Creative Zen on Car Stereo
February 24, 2006 2:34 PM   Subscribe

What's the best widget to buy to hook my Creative mp3 player up to my car's stereo?

I have a Creative Nomad Jukebox Zen Xtra 30gig player, and want to just listen to that through my car speakers rather than screwing with a stack of CDs. My car, if it matters, is a '99 Mazda Miata Convertible, and has a cassette player, a CD player, and an AM/FM radio. Should I go with a cassette adapter or a radio transmitter? Is one type noticeably better than the other, in terms of audio quality? And whichever one is better, what particular radio or cassette adapter should I get, and from where?

posted by kafziel to Technology (16 answers total)
For what it's worth, the cassette adapter I got for my iPod was so weak and staticky as to be completely unusable.
posted by Jeanne at 2:38 PM on February 24, 2006

I've had reasonable success with a cassette adapter and my iPod although the playback fidelity isnt always the best., but that may be due to the fact that its a crappy car stereo.
posted by hwestiii at 2:39 PM on February 24, 2006

I have an iTrip for my iPod and it's okay. The main thing is you have to find an FM channel which is quite clear so there's no interference...which is a bit hard in a big city. It would be better if the transmitter had a bit of a stronger signal.
And it's excruciating when I drive on streets that have streetcar wires overhead.
posted by chococat at 2:44 PM on February 24, 2006

I have a ~4 year old Sony branded casette adapter that I bought for $20, along with a power adapter, for a portable compact disc player used to use. I was happy with the way it worked with my CD player (much better than a FM transmitter I tried).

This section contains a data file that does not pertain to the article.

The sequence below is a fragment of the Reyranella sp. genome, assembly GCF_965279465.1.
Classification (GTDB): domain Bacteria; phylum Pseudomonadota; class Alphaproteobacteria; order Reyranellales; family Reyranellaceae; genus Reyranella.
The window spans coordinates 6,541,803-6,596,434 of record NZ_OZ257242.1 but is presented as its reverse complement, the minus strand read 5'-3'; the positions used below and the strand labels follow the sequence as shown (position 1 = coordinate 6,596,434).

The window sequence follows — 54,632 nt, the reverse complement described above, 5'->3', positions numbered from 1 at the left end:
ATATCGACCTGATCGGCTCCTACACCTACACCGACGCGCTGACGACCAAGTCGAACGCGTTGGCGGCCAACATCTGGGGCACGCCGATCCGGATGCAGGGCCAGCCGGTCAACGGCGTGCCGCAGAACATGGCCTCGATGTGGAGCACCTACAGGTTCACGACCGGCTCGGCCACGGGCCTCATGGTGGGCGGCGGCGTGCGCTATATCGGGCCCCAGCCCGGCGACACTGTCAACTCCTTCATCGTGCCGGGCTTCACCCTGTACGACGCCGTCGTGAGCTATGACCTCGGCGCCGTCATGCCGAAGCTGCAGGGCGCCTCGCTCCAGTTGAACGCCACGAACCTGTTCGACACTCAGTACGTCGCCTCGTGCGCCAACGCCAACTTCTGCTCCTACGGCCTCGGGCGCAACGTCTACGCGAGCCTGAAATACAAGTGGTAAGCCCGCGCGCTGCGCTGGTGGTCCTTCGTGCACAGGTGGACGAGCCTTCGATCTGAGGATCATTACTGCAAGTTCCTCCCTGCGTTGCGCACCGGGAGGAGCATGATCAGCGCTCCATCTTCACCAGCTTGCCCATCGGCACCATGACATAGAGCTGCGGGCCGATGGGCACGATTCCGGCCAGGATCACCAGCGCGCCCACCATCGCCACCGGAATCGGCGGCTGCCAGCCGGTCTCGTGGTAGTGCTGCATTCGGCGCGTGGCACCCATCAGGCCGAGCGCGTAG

It works well with my ipod too. Sometimes the fake tape loop in it slips and I have to pop it and get it warmed up and moving again, but otherwise, it's cheap, and it works great. I get the best results with the volume on the iPod turned up about 80% of the way.

The downside is that there is long cable that can get tangled with things, and I can't use it in newer cars that lack casette players.
posted by Good Brain at 2:49 PM on February 24, 2006

I have used a Sony cassette adapter for my mp3 player and it has worked like a charm for going on 4 years. I would highly recommend a tape adapter over a radio transmitter.

If you have some cash, I might recommend replacing your car stereo with one that has an 1/8" Line-In jack on the front face. Aiwa has models with this feature. I'm sure other makers do as well.
posted by bwilms at 2:55 PM on February 24, 2006

Scosche FM transmitter, plugs in to your headphone jack and your car's cigarette lighter.

NOTE WELL: Sosche makes at least two types. One plugs into an Ipod's dock. YOU DO NOT WANT THE DOCK CONNECTOR, EVEN IF YOU OWN AN IPOD. (The IPOD's dock is electrically "noisy", and any FM transmitter that attaches to the dock interface suffers interference.)

You want the one that plugs into the headphone jack.

You can get one for under $20.

Turn the volume UP on the mop3 player and down on your car stereo to get the clearest signal. Of the four frequencies the Scosche transmit to, pick the one with the least interference.

If you do this, you can get a very clear signal.
posted by orthogonality at 3:03 PM on February 24, 2006

i use a sony tape deck adapter with my creative zen player. the cords are a little tangly but the sound is pretty good.

i have never used a radio transmitter with my creative, but every time i've been in a car where someone was using a radio transmitter with an ipod, it was unsatisfactory, unless we were well outside any urban center.
posted by crush-onastick at 3:16 PM on February 24, 2006

Since I seem to be the voice of dissent, I'll add that the cassette adapter that worked so badly was a Monster.
posted by Jeanne at 3:41 PM on February 24, 2006

A possible alternative to an FM transmitter is an FM modulator, which actually physically plugs into your antenna jack on the back of your car stereo.